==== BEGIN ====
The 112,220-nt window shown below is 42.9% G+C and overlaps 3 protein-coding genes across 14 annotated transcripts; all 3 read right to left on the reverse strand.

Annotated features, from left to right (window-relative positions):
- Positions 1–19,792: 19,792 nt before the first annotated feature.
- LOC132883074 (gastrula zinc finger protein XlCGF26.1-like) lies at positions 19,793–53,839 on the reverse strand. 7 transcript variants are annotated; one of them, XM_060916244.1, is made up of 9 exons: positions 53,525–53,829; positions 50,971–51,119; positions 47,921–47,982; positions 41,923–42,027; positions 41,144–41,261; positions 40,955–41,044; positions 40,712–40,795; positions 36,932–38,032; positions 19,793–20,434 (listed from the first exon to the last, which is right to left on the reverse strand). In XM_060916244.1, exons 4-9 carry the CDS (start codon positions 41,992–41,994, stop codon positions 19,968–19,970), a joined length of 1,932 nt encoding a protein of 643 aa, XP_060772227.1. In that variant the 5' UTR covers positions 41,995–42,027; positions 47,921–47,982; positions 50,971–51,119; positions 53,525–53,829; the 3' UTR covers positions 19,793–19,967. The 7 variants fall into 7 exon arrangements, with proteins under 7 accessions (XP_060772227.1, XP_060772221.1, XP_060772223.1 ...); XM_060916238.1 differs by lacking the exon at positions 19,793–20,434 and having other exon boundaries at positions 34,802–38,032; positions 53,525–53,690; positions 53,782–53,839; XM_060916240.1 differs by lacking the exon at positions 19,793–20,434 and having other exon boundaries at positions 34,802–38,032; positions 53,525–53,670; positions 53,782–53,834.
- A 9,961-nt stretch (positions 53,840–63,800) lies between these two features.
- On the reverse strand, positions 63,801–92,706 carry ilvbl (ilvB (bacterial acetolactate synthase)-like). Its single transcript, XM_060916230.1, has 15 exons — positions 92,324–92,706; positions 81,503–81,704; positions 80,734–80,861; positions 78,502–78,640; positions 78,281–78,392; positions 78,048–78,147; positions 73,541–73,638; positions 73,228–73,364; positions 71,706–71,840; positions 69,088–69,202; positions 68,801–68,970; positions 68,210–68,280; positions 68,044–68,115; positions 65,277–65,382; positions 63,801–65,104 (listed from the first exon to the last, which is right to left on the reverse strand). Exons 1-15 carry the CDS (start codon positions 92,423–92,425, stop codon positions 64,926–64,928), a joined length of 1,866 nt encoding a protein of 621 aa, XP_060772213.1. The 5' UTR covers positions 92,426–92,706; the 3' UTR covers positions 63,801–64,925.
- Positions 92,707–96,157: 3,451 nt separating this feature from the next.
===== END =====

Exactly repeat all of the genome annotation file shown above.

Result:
The 112,220-nt window shown below is 42.9% G+C and overlaps 3 protein-coding genes across 14 annotated transcripts; all 3 read right to left on the reverse strand.

Annotated features, from left to right (window-relative positions):
- Positions 1–19,792: 19,792 nt before the first annotated feature.
- LOC132883074 (gastrula zinc finger protein XlCGF26.1-like) lies at positions 19,793–53,839 on the reverse strand. 7 transcript variants are annotated; one of them, XM_060916244.1, is made up of 9 exons: positions 53,525–53,829; positions 50,971–51,119; positions 47,921–47,982; positions 41,923–42,027; positions 41,144–41,261; positions 40,955–41,044; positions 40,712–40,795; positions 36,932–38,032; positions 19,793–20,434 (listed from the first exon to the last, which is right to left on the reverse strand). In XM_060916244.1, exons 4-9 carry the CDS (start codon positions 41,992–41,994, stop codon positions 19,968–19,970), a joined length of 1,932 nt encoding a protein of 643 aa, XP_060772227.1. In that variant the 5' UTR covers positions 41,995–42,027; positions 47,921–47,982; positions 50,971–51,119; positions 53,525–53,829; the 3' UTR covers positions 19,793–19,967. The 7 variants fall into 7 exon arrangements, with proteins under 7 accessions (XP_060772227.1, XP_060772221.1, XP_060772223.1 ...); XM_060916238.1 differs by lacking the exon at positions 19,793–20,434 and having other exon boundaries at positions 34,802–38,032; positions 53,525–53,690; positions 53,782–53,839; XM_060916240.1 differs by lacking the exon at positions 19,793–20,434 and having other exon boundaries at positions 34,802–38,032; positions 53,525–53,670; positions 53,782–53,834.
- A 9,961-nt stretch (positions 53,840–63,800) lies between these two features.
- On the reverse strand, positions 63,801–92,706 carry ilvbl (ilvB (bacterial acetolactate synthase)-like). Its single transcript, XM_060916230.1, has 15 exons — positions 92,324–92,706; positions 81,503–81,704; positions 80,734–80,861; positions 78,502–78,640; positions 78,281–78,392; positions 78,048–78,147; positions 73,541–73,638; positions 73,228–73,364; positions 71,706–71,840; positions 69,088–69,202; positions 68,801–68,970; positions 68,210–68,280; positions 68,044–68,115; positions 65,277–65,382; positions 63,801–65,104 (listed from the first exon to the last, which is right to left on the reverse strand). Exons 1-15 carry the CDS (start codon positions 92,423–92,425, stop codon positions 64,926–64,928), a joined length of 1,866 nt encoding a protein of 621 aa, XP_060772213.1. The 5' UTR covers positions 92,426–92,706; the 3' UTR covers positions 63,801–64,925.
- Positions 92,707–96,157: 3,451 nt separating this feature from the next.